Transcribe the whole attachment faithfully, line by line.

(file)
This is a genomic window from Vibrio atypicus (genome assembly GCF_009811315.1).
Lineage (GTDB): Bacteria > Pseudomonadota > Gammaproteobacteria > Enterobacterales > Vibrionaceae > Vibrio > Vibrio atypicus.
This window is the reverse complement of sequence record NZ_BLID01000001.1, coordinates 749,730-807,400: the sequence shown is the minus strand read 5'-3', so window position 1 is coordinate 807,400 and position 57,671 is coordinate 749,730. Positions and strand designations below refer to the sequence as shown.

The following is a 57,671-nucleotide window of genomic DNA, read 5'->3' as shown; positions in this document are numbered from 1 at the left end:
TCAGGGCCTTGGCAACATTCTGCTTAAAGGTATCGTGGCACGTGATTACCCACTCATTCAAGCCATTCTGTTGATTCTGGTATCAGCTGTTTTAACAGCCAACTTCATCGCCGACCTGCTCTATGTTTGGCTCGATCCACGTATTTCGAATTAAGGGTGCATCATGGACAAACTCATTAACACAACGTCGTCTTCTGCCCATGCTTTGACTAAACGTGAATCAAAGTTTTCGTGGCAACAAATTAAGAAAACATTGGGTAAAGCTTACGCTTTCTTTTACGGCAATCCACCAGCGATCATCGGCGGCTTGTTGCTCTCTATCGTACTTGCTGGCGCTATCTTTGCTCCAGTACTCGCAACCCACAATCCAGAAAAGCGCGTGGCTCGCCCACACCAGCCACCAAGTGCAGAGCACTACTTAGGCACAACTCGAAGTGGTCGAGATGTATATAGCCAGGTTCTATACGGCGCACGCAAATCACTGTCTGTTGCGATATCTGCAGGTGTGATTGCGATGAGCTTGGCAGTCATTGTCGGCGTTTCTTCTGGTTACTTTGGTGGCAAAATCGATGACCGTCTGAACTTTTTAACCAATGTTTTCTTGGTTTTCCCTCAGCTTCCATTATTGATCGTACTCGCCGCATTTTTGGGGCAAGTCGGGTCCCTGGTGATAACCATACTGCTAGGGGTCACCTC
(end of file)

This is a genomic window from Vibrio atypicus (genome assembly GCF_009811315.1).
Lineage (GTDB): Bacteria > Pseudomonadota > Gammaproteobacteria > Enterobacterales > Vibrionaceae > Vibrio > Vibrio atypicus.
This window is the reverse complement of sequence record NZ_BLID01000001.1, coordinates 749,730-807,400: the sequence shown is the minus strand read 5'-3', so window position 1 is coordinate 807,400 and position 57,671 is coordinate 749,730. Positions and strand designations below refer to the sequence as shown.

The following is a 57,671-nucleotide window of genomic DNA, read 5'->3' as shown; positions in this document are numbered from 1 at the left end:
TCAGGGCCTTGGCAACATTCTGCTTAAAGGTATCGTGGCACGTGATTACCCACTCATTCAAGCCATTCTGTTGATTCTGGTATCAGCTGTTTTAACAGCCAACTTCATCGCCGACCTGCTCTATGTTTGGCTCGATCCACGTATTTCGAATTAAGGGTGCATCATGGACAAACTCATTAACACAACGTCGTCTTCTGCCCATGCTTTGACTAAACGTGAATCAAAGTTTTCGTGGCAACAAATTAAGAAAACATTGGGTAAAGCTTACGCTTTCTTTTACGGCAATCCACCAGCGATCATCGGCGGCTTGTTGCTCTCTATCGTACTTGCTGGCGCTATCTTTGCTCCAGTACTCGCAACCCACAATCCAGAAAAGCGCGTGGCTCGCCCACACCAGCCACCAAGTGCAGAGCACTACTTAGGCACAACTCGAAGTGGTCGAGATGTATATAGCCAGGTTCTATACGGCGCACGCAAATCACTGTCTGTTGCGATATCTGCAGGTGTGATTGCGATGAGCTTGGCAGTCATTGTCGGCGTTTCTTCTGGTTACTTTGGTGGCAAAATCGATGACCGTCTGAACTTTTTAACCAATGTTTTCTTGGTTTTCCCTCAGCTTCCATTATTGATCGTACTCGCCGCATTTTTGGGGCAAGTCGGGTCCCTGGTGATAACCATACTGCTAGGGGTCACCTC